>> for IMAP and simultaneously by Apache or nginx for HTTPS and Postfix
>> for SMTP. The certificates are issued for servers, not for specific
>> software or protocols.
>> 
>> -Ralph
> 
> 
> 



Re: is a self signed certificate always invalid the first time?

2017-08-09 Thread Alef Veld
Thank you Ralph. I’ll have a look around myself first, don’t want others to 
waste their time on my homework.

Sorry for some reason i get replies from every individual , so when i reply it 
sends it to both.
I would expect replies to come from dovecot@dovecot.org as well.

I will strip the individual emails out and just reply to dovecot.
> On 9 Aug 2017, at 17:30, Ralph Seichter  wrote:
> 
> On 09.08.2017 18:18, Alef Veld wrote:
> 
>> Anyone know of any manual, or can I just replace the certs in the
>> dovecot and postfix locations with theirs? Do dovecot, postfix and
>> apache all support .pem format?
> 
> Google "dovecot letsencrypt" is your friend. ;-) If you have questions
> about details, we can discuss them of course. Also, please limit your
> replies to my messages to the mailing list; you keep triggering my spam
> protection.
> 
> -Ralph



Re: is a self signed certificate always invalid the first time?

2017-08-09 Thread Ralph Seichter
On 09.08.2017 18:18, Alef Veld wrote:

> Anyone know of any manual, or can I just replace the certs in the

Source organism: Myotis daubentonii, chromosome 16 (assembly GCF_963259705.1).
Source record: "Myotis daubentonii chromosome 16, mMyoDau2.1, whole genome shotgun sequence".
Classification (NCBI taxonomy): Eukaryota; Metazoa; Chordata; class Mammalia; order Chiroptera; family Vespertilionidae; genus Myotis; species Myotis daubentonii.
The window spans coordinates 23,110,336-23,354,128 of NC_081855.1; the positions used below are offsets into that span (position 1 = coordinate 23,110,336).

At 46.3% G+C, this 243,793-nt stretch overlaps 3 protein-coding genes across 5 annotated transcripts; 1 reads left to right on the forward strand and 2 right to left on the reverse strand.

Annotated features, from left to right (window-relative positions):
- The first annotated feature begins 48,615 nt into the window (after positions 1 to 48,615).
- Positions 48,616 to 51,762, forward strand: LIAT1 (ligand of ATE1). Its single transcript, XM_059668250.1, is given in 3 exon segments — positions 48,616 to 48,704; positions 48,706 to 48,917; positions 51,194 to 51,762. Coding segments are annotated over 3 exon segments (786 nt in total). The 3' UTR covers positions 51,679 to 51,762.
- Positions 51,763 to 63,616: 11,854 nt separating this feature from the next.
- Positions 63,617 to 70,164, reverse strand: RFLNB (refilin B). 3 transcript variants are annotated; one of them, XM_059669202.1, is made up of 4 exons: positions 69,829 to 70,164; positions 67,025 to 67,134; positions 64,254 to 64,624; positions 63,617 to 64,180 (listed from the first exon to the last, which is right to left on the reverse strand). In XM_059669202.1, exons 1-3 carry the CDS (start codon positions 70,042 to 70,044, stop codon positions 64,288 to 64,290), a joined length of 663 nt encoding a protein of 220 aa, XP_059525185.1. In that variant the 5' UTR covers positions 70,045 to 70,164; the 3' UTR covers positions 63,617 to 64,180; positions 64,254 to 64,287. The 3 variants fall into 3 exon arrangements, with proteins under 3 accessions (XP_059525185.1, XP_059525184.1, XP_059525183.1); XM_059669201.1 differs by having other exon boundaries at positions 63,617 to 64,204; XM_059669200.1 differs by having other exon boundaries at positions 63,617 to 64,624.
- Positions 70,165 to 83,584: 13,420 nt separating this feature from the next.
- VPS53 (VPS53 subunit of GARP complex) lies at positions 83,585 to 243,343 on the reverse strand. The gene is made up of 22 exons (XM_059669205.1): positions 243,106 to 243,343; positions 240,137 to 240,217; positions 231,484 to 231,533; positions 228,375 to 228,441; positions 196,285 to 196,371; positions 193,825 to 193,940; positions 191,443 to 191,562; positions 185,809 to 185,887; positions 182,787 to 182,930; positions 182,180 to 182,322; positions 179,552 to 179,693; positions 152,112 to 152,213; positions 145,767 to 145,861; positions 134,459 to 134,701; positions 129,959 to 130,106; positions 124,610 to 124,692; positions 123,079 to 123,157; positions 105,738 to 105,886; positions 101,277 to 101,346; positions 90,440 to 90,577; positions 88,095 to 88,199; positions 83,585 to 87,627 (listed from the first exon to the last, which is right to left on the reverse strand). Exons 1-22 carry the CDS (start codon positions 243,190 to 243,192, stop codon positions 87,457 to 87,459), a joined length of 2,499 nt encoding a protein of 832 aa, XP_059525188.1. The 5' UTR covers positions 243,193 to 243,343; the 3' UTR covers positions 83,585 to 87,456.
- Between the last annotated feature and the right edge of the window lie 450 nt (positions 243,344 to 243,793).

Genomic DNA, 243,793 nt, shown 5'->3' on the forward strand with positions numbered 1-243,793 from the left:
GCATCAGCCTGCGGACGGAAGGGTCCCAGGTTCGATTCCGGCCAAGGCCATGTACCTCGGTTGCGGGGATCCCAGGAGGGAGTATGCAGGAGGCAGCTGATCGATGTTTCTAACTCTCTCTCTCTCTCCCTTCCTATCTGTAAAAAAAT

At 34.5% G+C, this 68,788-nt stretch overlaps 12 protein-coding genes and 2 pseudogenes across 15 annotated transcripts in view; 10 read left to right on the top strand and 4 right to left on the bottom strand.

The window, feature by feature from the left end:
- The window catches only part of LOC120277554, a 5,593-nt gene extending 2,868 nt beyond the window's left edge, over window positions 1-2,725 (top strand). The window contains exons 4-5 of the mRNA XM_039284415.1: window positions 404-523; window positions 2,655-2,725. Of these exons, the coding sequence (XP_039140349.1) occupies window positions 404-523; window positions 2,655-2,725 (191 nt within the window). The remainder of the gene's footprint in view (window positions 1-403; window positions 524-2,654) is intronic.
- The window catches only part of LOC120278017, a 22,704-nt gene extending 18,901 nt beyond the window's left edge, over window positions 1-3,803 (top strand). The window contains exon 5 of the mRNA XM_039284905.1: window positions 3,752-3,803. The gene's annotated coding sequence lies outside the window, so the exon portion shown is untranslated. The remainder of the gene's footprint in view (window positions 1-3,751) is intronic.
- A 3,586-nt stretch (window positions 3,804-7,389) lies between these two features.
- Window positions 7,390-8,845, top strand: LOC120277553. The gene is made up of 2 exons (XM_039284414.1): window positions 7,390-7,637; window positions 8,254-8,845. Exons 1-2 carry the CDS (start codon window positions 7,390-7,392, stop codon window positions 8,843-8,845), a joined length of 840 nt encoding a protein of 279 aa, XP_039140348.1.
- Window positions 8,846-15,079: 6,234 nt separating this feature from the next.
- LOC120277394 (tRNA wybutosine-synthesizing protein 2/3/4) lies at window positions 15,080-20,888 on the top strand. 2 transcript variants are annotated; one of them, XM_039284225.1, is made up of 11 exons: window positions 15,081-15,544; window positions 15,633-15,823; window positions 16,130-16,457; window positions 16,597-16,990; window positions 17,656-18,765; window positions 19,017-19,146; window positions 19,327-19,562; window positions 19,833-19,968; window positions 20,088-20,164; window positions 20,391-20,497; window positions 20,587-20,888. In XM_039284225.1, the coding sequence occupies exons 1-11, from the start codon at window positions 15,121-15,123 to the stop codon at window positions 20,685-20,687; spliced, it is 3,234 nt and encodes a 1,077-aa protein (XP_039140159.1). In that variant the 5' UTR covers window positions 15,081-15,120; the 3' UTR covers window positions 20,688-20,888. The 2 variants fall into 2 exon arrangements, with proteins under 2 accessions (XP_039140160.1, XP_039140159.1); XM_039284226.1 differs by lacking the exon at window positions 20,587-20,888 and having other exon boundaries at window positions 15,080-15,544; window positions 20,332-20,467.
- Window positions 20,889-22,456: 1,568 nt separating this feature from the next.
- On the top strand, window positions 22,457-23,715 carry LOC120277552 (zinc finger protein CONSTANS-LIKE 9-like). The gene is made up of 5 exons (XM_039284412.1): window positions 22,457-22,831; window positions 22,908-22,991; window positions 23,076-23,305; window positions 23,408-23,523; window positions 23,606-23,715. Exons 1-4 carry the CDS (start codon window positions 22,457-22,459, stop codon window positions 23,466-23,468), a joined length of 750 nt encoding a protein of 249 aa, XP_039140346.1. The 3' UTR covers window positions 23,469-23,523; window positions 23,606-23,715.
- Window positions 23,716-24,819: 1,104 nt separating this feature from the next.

> dovecot and postfix locations with theirs? Do dovecot, postfix and
> apache all support .pem format?

Google "dovecot letsencrypt" is your friend. ;-) If you have questions
about details, we can discuss them of course. Also, please limit your
replies to my messages to the mailing list; you keep triggering my spam
protection.

-Ralph


Re: is a self signed certificate always invalid the first time?

2017-08-09 Thread Larry Rosenman
Yes, yes, and yes. 

This is what I do for https://webmail.lerctr.org, imap.lerctr.org, 
smtp.lerctr.org, et al. 


-- 
Larry Rosenman http://www.lerctr.org/~ler
Phone: +1 214-642-9640 E-Mail: larry...@gmail.com
US Mail: 5708 Sabbia Drive, Round Rock, TX 78665-2106
 

On 8/9/17, 11:19 AM, "dovecot on behalf of Alef Veld" 
 wrote:

Cheers Remko and Ralph. I think there was some mention in the lets encrypt 
FAQ that certbot doesn't do email.

But I understand I can use their generated very for dovecot, postfix and 
https? That would be good indeed.

Anyone know of any manual, or can I just replace the certs in the dovecot 
and postfix locations with theirs? Do dovecot, postfix and apache all support 
.pem format?

Sent from my iPhone

> On 9 Aug 2017, at 17:07, Ralph Seichter  
wrote:
> 
>> On 09.08.2017 17:49, Alef Veld wrote:
>> 
>> I think let’s encrypt uses certbot though and it can’t do email
>> certificates (although i’m sure i can convert the cert i get from
>> let’s encrypt, i’ll look into it.
> 
> I'm not sure what you mean by "can’t do email certificates"? In any
> case, Let's Encrypt issues certificates that can be used by Dovecot
> for IMAP and simultaneously by Apache or nginx for HTTPS and Postfix
> for SMTP. The certificates are issued for servers, not for specific
> software or protocols.
> 
> -Ralph



Re: is a self signed certificate always invalid the first time?

2017-08-09 Thread Alef Veld
Cheers Remko and Ralph. I think there was some mention in the lets encrypt FAQ